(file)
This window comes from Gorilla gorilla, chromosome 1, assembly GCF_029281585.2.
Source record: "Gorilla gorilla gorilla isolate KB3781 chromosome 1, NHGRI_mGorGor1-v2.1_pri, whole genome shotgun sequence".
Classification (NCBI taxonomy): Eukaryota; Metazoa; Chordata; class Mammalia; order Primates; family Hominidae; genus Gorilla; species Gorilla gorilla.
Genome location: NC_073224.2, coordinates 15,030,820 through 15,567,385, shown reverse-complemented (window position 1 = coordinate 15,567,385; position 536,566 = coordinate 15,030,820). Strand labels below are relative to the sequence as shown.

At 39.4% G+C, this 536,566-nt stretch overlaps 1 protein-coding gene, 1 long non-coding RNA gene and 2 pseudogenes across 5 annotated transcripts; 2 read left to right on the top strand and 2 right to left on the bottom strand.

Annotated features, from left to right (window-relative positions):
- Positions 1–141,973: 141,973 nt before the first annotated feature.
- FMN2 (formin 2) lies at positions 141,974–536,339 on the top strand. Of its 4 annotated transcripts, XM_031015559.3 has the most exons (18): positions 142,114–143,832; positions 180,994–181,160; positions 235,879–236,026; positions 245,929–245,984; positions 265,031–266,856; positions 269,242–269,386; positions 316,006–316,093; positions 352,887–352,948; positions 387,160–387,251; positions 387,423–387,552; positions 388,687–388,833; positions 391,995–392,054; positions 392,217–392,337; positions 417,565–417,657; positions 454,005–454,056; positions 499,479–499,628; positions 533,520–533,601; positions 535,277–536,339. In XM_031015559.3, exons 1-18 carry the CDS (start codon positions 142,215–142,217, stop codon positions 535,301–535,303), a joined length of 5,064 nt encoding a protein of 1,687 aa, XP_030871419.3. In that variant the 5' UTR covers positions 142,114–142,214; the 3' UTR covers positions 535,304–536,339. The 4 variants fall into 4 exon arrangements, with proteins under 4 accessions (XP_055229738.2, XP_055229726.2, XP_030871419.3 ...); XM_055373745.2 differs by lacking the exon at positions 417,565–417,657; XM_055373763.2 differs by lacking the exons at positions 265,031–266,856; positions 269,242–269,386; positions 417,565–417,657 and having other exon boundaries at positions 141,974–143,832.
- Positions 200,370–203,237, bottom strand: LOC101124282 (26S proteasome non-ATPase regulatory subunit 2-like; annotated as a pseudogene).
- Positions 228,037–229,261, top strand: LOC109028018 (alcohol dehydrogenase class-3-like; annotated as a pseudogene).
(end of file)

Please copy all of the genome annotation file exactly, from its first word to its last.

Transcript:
This window comes from Gorilla gorilla, chromosome 1, assembly GCF_029281585.2.
Source record: "Gorilla gorilla gorilla isolate KB3781 chromosome 1, NHGRI_mGorGor1-v2.1_pri, whole genome shotgun sequence".
Classification (NCBI taxonomy): Eukaryota; Metazoa; Chordata; class Mammalia; order Primates; family Hominidae; genus Gorilla; species Gorilla gorilla.
Genome location: NC_073224.2, coordinates 15,030,820 through 15,567,385, shown reverse-complemented (window position 1 = coordinate 15,567,385; position 536,566 = coordinate 15,030,820). Strand labels below are relative to the sequence as shown.

At 39.4% G+C, this 536,566-nt stretch overlaps 1 protein-coding gene, 1 long non-coding RNA gene and 2 pseudogenes across 5 annotated transcripts; 2 read left to right on the top strand and 2 right to left on the bottom strand.

Annotated features, from left to right (window-relative positions):
- Positions 1–141,973: 141,973 nt before the first annotated feature.
- FMN2 (formin 2) lies at positions 141,974–536,339 on the top strand. Of its 4 annotated transcripts, XM_031015559.3 has the most exons (18): positions 142,114–143,832; positions 180,994–181,160; positions 235,879–236,026; positions 245,929–245,984; positions 265,031–266,856; positions 269,242–269,386; positions 316,006–316,093; positions 352,887–352,948; positions 387,160–387,251; positions 387,423–387,552; positions 388,687–388,833; positions 391,995–392,054; positions 392,217–392,337; positions 417,565–417,657; positions 454,005–454,056; positions 499,479–499,628; positions 533,520–533,601; positions 535,277–536,339. In XM_031015559.3, exons 1-18 carry the CDS (start codon positions 142,215–142,217, stop codon positions 535,301–535,303), a joined length of 5,064 nt encoding a protein of 1,687 aa, XP_030871419.3. In that variant the 5' UTR covers positions 142,114–142,214; the 3' UTR covers positions 535,304–536,339. The 4 variants fall into 4 exon arrangements, with proteins under 4 accessions (XP_055229738.2, XP_055229726.2, XP_030871419.3 ...); XM_055373745.2 differs by lacking the exon at positions 417,565–417,657; XM_055373763.2 differs by lacking the exons at positions 265,031–266,856; positions 269,242–269,386; positions 417,565–417,657 and having other exon boundaries at positions 141,974–143,832.
- Positions 200,370–203,237, bottom strand: LOC101124282 (26S proteasome non-ATPase regulatory subunit 2-like; annotated as a pseudogene).
- Positions 228,037–229,261, top strand: LOC109028018 (alcohol dehydrogenase class-3-like; annotated as a pseudogene).